A group of bipartisan lawmakers on Tuesday asked the Environmental Protection Agency to stop issuing waivers that allow oil refiners to avoid obligations to blend biofuels into gasoline.
The 13 senators, led by Iowa Republican Chuck Grassley and Minnesota Democrat Amy Klobuchar, also requested in a letter that EPA provide justification for why the agency has allowed an unusual number of large, profitable refiners to sidestep the biofuels mandate.
The letter is the latest salvo in a battle between two pillars of President Donald Trump's political base over the so-called Renewable Fuel Standard. On one side are farm states, who want to protect corn-based ethanol's role in the nation's energy mix. On the other side are energy companies who says the biofuels rules risk the nation's energy security by threatening to tip refiners into bankruptcy.
The Trump EPA has reportedly issued 25 of the "hardship" waivers, usually reserved for small, distressed refiners who cannot meet their obligation to either blend biofuels into petroleum products or purchase credits from competitors who can.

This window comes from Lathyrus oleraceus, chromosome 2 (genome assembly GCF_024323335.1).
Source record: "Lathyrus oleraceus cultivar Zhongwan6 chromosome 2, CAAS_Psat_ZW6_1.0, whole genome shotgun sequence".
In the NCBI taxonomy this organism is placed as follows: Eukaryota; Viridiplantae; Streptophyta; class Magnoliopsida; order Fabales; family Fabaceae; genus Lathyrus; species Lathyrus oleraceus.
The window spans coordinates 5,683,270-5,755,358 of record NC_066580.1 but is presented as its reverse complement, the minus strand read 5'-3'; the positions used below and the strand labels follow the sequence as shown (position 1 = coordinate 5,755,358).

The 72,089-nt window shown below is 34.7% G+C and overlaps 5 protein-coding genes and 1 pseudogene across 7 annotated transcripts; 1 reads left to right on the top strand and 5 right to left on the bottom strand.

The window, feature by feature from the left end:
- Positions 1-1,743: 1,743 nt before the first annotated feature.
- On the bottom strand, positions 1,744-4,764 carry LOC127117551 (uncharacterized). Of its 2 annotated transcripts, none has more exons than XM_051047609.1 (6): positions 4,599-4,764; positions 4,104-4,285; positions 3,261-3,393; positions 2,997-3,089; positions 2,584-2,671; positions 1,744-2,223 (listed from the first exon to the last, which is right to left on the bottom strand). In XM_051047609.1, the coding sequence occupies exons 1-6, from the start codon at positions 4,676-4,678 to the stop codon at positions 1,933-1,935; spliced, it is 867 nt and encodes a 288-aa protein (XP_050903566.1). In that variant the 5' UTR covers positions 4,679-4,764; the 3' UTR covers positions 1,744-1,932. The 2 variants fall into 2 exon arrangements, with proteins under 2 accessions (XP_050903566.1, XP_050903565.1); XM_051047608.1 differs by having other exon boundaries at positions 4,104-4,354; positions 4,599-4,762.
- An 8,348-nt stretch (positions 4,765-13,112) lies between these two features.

The lawmakers also requested a list of refiners who have received waivers since 2016. The EPA has declined to make the names public, saying it would amount to disclosing private company information.
The waiver recipients include the smallest refineries operated by energy giants ExxonMobil and Chevron, Reuters reported earlier this month. Three out of ten refineries operated by one of the nation's biggest refiners, Andeavor, have also received exemptions, according to Reuters.
"Recent reports indicate dozens of small refiner waivers have been secretly granted to large, multibillion-dollar companies under the guise of the small refinery hardship exemption provision in section 211(o)(9) of the Clean Air Act. This is extremely concerning to us," the senators wrote in a letter to EPA Administrator Scott Pruitt.
The senators also want to know whether EPA is forcing other refiners to blend enough biofuel to offset the volumes it has waived in recent months. They also asked EPA to commit to issuing future waivers only during an annual rulemaking process, when the public can comment on proposed exemptions.
In response to the letter, EPA spokesperson Liz Bowman said, "Discontinuing the issuance of small refinery hardship waivers would be a violation of the Renewable Fuel Standard; as EPA doesn't have the authority to pick and choose which provisions of the RFS to follow."
"The Agency has been both responsive and open about small refinery waivers, while being careful not to violate confidential business information protections," Bowman said in an email.